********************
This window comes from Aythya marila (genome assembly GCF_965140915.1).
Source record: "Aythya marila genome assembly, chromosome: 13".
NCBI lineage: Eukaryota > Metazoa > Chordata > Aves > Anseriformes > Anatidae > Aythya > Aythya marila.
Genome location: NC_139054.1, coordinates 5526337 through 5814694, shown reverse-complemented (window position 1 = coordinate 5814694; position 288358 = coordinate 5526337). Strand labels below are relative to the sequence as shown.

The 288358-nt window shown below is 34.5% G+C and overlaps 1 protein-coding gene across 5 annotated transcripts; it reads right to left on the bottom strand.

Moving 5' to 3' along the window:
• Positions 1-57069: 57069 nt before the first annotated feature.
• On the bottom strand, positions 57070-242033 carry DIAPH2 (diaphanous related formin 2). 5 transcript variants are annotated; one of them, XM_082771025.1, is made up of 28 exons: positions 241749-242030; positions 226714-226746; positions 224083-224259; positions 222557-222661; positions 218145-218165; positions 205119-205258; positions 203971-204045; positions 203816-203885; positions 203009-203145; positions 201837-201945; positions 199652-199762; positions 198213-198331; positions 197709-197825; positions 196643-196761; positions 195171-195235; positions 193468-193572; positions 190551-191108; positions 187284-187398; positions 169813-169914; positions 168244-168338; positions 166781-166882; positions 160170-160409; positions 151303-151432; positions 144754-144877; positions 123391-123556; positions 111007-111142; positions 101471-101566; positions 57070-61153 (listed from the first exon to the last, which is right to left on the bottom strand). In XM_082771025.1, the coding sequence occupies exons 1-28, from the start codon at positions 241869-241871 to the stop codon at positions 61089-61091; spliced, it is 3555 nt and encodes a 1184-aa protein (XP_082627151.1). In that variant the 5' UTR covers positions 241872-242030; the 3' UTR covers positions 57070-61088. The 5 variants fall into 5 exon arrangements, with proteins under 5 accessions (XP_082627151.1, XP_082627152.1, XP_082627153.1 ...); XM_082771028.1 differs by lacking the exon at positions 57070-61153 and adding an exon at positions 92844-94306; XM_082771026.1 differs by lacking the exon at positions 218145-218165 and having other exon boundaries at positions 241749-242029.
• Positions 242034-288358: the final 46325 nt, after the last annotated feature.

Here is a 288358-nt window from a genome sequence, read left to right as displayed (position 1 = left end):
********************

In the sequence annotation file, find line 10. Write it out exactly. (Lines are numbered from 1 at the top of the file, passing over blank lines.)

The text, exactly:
Here is a 288358-nt window from a genome sequence, read left to right as displayed (position 1 = left end):